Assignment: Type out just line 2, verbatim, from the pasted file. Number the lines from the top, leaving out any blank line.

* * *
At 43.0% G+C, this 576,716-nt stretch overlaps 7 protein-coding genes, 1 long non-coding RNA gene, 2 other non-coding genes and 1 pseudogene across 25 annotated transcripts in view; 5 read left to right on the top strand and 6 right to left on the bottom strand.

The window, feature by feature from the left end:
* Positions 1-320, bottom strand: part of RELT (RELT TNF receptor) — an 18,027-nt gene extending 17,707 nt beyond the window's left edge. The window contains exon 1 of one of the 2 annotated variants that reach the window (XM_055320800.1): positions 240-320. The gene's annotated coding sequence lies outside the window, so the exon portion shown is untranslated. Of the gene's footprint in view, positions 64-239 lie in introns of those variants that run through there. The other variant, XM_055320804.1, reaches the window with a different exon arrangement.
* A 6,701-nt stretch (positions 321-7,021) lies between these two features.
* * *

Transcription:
The window, feature by feature from the left end: